If someone else can hold the donkey while one is praying, this is acceptable. Although, a more authoritative ruling explains that because one is traveling, even if another person holds the donkey, the person praying will be distracted, worrying about the journey, so as to not have proper concentration; for this reason, one should continue riding on the donkey, and pray while doing so.
The gist of the Mishnah actually has to do with the requirement to pray the Shemonah Esrei, while facing Jerusalem, if living in Israel; or, facing in the direction of Israel, for those living outside of Israel. Thus, one should turn his head towards Jerusalem, while riding on a donkey. If one can not turn towards Jerusalem while riding on a donkey, for the sake of prayer, he should focus his heart energy towards the Temple mount. (Keep in mind that these rulings were recorded in the third century; however, the oral tradition predates the written accounts by at least several hundred years).
“Redeem, L-rd, Your people, the remnant of Israel, at every transition. May their needs be before You. Blessed are You, L-rd, Who listens to prayer.”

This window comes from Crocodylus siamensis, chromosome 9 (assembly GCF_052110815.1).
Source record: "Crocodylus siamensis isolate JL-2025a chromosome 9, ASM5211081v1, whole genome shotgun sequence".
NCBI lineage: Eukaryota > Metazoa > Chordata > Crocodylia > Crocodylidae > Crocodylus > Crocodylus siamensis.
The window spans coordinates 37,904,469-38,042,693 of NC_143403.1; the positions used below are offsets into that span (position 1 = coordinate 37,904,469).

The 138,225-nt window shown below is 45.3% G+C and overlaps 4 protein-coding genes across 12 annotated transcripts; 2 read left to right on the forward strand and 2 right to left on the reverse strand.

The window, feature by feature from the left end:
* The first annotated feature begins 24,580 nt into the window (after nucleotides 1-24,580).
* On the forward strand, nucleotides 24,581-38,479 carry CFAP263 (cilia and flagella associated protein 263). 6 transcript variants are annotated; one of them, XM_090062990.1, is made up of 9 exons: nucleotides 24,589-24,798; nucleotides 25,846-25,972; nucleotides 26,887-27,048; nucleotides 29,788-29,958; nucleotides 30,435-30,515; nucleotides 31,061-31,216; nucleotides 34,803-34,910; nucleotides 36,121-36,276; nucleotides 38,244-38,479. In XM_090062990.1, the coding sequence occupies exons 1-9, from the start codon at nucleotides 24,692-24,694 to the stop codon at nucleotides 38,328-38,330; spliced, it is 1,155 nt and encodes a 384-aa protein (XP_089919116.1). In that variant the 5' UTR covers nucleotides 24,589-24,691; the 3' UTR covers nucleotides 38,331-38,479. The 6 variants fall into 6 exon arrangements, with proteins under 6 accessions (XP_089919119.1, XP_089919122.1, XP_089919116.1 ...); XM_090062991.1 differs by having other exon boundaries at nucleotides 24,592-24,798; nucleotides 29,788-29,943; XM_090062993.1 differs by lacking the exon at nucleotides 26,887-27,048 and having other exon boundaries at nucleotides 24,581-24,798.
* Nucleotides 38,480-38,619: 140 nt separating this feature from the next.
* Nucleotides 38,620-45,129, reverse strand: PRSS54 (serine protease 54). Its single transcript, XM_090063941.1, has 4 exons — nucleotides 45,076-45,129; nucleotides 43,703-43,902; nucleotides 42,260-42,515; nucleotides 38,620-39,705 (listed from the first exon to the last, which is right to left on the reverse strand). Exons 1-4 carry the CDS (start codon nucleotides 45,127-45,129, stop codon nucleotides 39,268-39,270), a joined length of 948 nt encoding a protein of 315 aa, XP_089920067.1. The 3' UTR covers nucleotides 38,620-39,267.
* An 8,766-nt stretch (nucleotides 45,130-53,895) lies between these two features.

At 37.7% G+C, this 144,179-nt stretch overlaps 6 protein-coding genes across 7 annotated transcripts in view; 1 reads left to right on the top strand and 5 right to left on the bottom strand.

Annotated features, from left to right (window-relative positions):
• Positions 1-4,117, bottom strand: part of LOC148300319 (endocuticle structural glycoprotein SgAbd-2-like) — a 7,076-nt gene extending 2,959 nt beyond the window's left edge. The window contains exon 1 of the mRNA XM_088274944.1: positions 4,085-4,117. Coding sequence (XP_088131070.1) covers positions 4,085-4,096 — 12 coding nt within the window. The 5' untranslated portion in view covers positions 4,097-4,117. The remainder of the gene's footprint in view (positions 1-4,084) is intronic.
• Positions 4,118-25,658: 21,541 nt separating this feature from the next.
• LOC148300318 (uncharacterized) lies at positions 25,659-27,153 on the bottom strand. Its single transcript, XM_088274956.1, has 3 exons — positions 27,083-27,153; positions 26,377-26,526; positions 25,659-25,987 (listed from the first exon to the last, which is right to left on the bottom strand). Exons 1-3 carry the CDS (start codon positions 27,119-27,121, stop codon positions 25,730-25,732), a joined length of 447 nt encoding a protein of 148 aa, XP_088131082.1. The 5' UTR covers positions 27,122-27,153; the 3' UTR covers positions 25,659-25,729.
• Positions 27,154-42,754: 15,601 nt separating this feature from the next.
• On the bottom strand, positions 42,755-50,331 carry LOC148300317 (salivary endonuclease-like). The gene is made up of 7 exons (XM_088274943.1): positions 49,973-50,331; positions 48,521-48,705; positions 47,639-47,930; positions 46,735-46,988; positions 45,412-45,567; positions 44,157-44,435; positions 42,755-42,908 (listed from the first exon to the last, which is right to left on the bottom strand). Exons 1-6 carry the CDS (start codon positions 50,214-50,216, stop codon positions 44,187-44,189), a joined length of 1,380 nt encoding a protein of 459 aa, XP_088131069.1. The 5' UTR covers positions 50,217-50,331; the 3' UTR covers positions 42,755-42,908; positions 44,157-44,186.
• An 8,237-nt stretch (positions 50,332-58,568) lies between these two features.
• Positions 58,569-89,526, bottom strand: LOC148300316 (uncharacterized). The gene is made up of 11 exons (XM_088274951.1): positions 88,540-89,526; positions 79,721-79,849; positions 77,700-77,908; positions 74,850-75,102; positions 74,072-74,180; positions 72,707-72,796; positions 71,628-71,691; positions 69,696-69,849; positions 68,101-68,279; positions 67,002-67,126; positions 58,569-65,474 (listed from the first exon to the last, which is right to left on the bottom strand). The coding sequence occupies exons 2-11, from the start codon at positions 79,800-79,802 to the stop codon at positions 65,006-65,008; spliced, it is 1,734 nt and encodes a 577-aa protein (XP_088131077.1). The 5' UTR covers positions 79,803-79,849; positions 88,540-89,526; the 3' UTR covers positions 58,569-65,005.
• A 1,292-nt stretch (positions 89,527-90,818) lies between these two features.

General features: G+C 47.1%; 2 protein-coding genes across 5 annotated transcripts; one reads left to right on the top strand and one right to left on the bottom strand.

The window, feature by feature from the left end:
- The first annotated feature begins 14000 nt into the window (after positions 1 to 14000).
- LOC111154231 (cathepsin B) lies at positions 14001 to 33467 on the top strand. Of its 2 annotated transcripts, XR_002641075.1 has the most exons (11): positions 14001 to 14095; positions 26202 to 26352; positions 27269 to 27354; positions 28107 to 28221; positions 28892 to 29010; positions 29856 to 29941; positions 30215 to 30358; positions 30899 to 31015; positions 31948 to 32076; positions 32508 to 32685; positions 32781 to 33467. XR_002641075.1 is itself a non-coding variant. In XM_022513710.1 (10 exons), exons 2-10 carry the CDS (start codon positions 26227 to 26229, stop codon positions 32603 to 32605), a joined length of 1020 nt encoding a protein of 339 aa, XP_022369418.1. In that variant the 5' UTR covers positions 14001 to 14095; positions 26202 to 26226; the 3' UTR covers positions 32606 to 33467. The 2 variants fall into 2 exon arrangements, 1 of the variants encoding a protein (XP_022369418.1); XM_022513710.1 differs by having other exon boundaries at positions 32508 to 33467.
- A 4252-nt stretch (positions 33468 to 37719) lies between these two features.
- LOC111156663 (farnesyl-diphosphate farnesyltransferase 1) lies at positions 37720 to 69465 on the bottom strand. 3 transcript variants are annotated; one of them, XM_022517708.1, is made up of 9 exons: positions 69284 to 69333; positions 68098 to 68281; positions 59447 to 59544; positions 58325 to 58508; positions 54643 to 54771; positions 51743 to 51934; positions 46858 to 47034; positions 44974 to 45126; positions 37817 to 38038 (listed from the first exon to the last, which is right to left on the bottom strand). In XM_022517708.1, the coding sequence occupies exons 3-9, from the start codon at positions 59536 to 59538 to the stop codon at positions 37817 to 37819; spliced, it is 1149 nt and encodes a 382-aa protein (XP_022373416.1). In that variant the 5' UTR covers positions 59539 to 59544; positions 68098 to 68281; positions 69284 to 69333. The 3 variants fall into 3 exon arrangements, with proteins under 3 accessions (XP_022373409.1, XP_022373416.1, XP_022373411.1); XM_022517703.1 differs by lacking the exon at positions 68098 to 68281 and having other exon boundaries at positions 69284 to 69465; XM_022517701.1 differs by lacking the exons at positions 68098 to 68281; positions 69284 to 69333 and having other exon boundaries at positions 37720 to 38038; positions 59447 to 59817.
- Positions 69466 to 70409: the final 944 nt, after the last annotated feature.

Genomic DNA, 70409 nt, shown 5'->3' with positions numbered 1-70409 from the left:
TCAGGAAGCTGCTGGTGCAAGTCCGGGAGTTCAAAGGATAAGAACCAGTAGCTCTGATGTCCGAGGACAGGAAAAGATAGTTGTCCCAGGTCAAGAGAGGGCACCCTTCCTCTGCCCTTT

– Mishnah Berachos 4:4, sefaria.org
The Mishnah discusses fixed payer; and, the inability to pray a complete prayer, while walking in a place of danger. Fixed prayer, that is to say, prayer viewed as an obligation, whereof prayer may seem like a burden, and done only to fulfill an obligation is discouraged. For that type of prayer will not be sincere, as the person praying only seeks to relieve himself of what is considered a burdensome obligation.
In regard to prayer while traveling through an area that might be dangerous, it is assumed that the person’s mind is unsettled, hence, an inability to foster proper concentration. In this situation, a person is not required to say a complete prayer (e.g., the Shemonah Esrei). Moroever, there is not even a requirement to say Havineinu, a shortened version of the Shemonah Esrei; rather, an even briefer prayer may be recited (see above-mentioned prayer). Incidentally, I imagine that the reason the prayer is in the plural is because, prayers including oneself with others are more likely to be answered.
These considerations are made, for the sake of the safety of the traveler. Consider Moshe, who at the Sea of Reeds began to pray to H’Shem, when Pharaoh’s army posed a significant threat to B’nei Yisrael. To paraphrase the passage, H’Shem told Moses, now is not the time to pray; rather, I will deliver the people now. Certainly, in any given situation wherein imminent harm is at hand, the time would appear to be a time to act, rather than pray.